Wednesday 26 November 2014

Rasgar-ing the literal : The Polish Boxer by Eduardo Halfon

The Polish Boxer


Eduardo Halfon

There is a great review of this book on the Word Without Borders website,  an interview with the author is available on YouTube and on another interview here.

I can’t actually recall ever having read as international a book, a book with so many cross cultural and cross disciplinary references within its words and storyline – from Guatemala to the USA to Serbia, from Thelonius Monk to mariachi and gypsy music, from Spanish to Serbian, from Mark Twain to Henry Miller. The book is a series of linked stories, which were translated by 5 translators yet when reading it I could not tell!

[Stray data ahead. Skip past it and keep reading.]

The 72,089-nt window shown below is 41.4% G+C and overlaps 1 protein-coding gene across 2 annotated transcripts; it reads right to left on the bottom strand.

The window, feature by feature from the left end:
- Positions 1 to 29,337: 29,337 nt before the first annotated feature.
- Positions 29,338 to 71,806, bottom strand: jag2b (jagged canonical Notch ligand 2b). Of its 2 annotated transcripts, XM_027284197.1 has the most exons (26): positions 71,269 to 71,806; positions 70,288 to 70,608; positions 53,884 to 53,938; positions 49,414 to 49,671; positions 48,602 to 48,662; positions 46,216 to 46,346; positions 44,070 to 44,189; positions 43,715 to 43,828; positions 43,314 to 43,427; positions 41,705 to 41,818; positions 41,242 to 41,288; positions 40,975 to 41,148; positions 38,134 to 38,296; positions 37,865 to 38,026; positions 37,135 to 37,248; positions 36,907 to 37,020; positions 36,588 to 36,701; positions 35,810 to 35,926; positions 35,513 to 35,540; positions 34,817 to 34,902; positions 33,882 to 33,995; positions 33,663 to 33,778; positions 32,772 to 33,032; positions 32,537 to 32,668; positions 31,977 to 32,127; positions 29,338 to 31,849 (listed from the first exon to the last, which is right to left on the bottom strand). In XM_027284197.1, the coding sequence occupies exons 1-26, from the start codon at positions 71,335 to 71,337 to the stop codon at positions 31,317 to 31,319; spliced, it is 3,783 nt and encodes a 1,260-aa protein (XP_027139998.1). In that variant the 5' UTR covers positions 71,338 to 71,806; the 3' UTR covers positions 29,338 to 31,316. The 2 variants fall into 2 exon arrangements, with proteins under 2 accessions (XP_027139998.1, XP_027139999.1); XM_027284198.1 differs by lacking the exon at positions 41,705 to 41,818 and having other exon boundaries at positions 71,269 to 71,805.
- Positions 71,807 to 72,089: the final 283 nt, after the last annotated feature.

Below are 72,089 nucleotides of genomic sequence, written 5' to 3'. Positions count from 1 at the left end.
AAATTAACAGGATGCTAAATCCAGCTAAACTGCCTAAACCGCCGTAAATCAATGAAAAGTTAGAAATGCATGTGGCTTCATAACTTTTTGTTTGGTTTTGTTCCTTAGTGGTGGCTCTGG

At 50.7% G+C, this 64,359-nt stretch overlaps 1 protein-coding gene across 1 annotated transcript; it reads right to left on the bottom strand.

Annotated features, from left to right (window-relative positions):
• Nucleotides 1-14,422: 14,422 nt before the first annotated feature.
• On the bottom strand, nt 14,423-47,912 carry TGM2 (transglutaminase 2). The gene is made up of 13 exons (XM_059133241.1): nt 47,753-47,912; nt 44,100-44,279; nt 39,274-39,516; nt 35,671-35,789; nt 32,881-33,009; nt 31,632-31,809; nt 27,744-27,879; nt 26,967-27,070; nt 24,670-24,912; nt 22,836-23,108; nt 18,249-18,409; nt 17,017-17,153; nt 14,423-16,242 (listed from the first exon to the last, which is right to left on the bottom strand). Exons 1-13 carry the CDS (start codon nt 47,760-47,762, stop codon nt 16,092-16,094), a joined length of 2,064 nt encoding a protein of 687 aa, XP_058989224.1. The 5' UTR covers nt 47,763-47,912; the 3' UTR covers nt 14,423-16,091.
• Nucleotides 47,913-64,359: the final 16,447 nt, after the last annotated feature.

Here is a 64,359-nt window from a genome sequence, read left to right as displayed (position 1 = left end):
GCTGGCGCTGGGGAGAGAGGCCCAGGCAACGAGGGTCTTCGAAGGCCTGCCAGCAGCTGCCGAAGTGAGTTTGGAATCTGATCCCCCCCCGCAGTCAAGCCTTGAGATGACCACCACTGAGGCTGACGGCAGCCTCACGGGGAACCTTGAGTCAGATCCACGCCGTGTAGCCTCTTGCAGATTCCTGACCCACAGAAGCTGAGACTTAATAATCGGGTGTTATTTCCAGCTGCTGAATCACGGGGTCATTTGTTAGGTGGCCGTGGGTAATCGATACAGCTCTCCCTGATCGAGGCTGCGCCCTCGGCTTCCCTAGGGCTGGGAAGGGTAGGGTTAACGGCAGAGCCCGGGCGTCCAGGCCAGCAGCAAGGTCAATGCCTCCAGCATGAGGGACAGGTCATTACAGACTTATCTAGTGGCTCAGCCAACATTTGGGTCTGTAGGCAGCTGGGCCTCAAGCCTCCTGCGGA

The book begins fairly realistically, telling of a teacher’s struggles to get his class interested in reading literature  - Edgar Allan Poe, Maupassant, Chekov, Hemingway, Flannery O’Connor – and then about his encounters at a highly academic conference on Mark Twain where his comparisons with Cervantes fall on a silent ears except for the aging Twain professor, Joe Krupp. I liked this character with his old man's jokes and witticisms – “what's the difference between a cat and a lie? a cat only has nine lives."